Our collective aspiration is to bring in some £2bn of investment in infrastructure to the local economy while protecting the countryside and quality of life within the context of a dynamic and growing modern economy.  

We call on the county council to stop its wasteful exercise and focus instead on addressing the challenges we face collectively on behalf of the city and county in Oxfordshire.

Comments

There are no comments. Why not be the first?

Add your comment

 

public sector executive tv

more videos >

latest public sector news

‘Fundamental rethink’ on social housing needed as Javid brings forward green paper

20/09/2017‘Fundamental rethink’ on social housing needed as Javid brings forward green paper

A wide-ranging, top-to-bottom green paper on social housing is to be brought forward by the government, Sajid Javid has this week announced. ... more >
Cost benefit analysis of government infrastructure ‘misused and poorly communicated’

20/09/2017Cost benefit analysis of government infrastructure ‘misused and poorly communicated’

The government must improve its system for valuing the costs and benefits of its infrastructure to improve the delivery of key projects, experts ... more >
Birmingham recalls Improvement Panel following ‘serious setbacks’

20/09/2017Birmingham recalls Improvement Panel following ‘serious setbacks’

Birmingham City Council’s improvement panel is to stay at the city, despite the authority telling the DCLG that it no longer required its s... more >
149x260 PSE Subscribe button

the raven's daily blog

How do we deliver true social and economic value for the community?

18/09/2017How do we deliver true social and economic value for the community?

Five years on from the introduction of the Social Value Act, Alison Ramsey, frameworks co-ordinator at Scape Procure, reflects on the key questions that prompted the legislation’s introduction. The Social Value Act was an important landmark. It decisively addressed the need for major public projects led by all public bodies to maxim... more >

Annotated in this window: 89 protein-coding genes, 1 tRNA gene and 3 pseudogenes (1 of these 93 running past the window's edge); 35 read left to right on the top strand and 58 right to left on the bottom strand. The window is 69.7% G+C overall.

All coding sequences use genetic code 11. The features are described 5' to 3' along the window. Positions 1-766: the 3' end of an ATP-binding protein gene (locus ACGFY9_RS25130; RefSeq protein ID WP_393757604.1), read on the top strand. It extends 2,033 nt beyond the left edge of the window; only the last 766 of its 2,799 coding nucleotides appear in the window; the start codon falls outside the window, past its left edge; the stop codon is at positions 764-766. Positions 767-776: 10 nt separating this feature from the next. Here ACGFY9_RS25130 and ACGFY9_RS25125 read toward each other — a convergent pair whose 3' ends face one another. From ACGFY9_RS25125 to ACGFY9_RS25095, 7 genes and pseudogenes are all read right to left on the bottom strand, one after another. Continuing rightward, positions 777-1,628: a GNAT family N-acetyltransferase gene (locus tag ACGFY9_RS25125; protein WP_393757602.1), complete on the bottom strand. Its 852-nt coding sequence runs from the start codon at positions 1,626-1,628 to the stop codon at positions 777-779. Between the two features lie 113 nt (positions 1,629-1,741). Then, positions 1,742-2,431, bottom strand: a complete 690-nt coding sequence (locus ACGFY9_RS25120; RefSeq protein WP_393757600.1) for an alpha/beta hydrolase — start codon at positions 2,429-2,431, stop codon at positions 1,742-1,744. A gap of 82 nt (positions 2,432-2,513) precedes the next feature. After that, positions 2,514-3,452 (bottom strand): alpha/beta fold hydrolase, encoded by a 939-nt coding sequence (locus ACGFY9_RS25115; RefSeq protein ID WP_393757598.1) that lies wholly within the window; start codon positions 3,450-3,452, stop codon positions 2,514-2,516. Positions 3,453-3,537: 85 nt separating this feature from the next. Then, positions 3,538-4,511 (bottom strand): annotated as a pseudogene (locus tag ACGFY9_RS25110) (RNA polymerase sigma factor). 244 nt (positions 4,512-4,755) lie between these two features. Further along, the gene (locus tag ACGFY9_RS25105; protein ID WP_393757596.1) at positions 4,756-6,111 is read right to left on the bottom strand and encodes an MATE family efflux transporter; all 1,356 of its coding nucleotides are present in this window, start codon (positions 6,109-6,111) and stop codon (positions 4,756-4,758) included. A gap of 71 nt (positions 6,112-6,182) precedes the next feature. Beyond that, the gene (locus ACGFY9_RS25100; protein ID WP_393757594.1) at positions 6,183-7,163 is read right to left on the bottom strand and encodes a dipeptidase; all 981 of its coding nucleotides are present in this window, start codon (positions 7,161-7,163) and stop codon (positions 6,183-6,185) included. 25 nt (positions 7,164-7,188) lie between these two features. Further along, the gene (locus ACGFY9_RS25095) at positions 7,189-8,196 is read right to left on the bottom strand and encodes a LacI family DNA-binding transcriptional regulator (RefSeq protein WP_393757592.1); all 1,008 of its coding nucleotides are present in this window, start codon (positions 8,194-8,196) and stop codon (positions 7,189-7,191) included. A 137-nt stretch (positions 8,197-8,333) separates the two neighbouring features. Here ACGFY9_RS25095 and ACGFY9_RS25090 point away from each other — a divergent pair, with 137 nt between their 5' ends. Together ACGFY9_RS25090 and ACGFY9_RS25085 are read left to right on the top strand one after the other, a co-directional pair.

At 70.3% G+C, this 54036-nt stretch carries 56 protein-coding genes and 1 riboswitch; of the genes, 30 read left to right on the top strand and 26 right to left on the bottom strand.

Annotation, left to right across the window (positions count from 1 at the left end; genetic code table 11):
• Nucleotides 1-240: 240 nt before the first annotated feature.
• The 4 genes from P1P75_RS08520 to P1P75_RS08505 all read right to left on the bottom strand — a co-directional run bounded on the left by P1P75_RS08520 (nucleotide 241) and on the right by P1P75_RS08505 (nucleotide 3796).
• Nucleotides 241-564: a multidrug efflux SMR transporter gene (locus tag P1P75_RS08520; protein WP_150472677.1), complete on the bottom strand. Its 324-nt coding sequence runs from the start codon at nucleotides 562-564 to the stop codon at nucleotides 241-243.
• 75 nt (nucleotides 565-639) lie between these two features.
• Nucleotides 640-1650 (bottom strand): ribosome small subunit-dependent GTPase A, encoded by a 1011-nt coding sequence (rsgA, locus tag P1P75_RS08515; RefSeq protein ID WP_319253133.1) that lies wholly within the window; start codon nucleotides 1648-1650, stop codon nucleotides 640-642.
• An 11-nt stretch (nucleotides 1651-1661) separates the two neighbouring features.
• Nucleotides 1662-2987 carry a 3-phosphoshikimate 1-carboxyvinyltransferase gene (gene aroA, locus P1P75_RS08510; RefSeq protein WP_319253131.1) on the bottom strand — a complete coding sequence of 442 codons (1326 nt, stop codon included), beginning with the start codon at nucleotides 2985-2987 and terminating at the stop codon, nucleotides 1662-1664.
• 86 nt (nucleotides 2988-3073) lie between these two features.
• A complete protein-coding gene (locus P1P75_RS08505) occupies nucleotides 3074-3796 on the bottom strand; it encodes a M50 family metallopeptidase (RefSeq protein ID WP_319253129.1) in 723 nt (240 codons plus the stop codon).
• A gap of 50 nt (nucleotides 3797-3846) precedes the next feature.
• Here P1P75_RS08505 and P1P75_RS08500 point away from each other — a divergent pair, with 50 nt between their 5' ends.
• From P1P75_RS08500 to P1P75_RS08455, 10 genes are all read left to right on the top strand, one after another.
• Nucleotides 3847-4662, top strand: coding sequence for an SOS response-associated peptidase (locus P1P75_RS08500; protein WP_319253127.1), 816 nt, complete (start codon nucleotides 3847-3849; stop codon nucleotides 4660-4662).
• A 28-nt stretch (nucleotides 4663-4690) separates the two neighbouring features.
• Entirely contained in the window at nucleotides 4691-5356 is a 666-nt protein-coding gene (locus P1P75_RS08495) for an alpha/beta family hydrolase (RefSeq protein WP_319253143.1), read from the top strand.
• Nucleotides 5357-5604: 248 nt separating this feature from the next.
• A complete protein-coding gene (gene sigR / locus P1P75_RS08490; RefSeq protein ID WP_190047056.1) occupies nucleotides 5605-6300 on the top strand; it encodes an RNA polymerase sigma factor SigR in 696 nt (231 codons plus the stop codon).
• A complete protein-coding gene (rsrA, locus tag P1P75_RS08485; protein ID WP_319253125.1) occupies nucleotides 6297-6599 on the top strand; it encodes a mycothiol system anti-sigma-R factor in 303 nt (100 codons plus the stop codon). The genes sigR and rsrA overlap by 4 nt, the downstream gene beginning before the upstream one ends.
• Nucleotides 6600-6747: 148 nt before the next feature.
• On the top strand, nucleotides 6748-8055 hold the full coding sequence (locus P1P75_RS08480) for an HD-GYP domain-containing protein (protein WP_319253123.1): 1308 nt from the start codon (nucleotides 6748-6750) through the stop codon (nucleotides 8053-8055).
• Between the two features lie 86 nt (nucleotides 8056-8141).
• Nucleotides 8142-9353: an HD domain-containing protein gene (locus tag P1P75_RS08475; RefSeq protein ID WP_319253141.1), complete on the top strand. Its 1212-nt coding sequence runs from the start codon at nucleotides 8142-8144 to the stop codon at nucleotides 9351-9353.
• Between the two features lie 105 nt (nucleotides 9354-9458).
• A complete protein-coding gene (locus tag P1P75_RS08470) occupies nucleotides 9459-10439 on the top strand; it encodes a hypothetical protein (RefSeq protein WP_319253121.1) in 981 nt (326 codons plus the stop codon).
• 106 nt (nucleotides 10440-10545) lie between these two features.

read more blog posts from 'the raven' >

interviews

‘The HSCN is the realisation of industry best practice’

30/06/2017‘The HSCN is the realisation of industry best practice’

Keith Smith, public sector business development manager at Virgin Media Business, tells PSE’s Luana Salles that health and social care orga... more >
HSCN: The enabler for a more joined-up public sector

26/06/2017HSCN: The enabler for a more joined-up public sector

Mark Hall, Chief Assurance Officer at Redcentric, discusses NHS Digital’s project, the new Health and Social Care Network (HSCN) and what b... more >
Maintaining the momentum for further devolution

25/04/2017Maintaining the momentum for further devolution

Ahead of this year’s mayoral elections, Lord Kerslake, the former head of the Civil Service, tells PSE’s David Stevenson why the argu... more >
New social care funding misses the point

13/04/2017New social care funding misses the point

Clive Betts MP, chair of the Communities and Local Government (CLG) Committee, reflects on the social care funding released in this year’s ... more >

last word

The importance of openness after Grenfell

The importance of openness after Grenfell

Following the recent Grenfell Tower tragedy, Lord Porter, chairman of the LGA, argues that if the public are going to have faith in the safety testing process then everything must be out in the o... more > more last word articles >

editor's comment

14/08/2017Time for reflection

A lot has happened since the last edition of PSE was published. In particular, the snap general election delivered an astounding result that many of the pollsters and political experts could not have predicted when Theresa May initially called for it back in April. Chris Painter, Professor Emeritus at Birmingham City University, provides ... read more >

public sector focus

Make the census meaningful again

11/09/2017Make the census meaningful again

Christopher Gallagher, Public Sector – ... more >
Time to revisit community engagement and rebuild trust

30/08/2017Time to revisit community engagement and rebuild trust

The Grenfell Tower disaster revealed a number... more >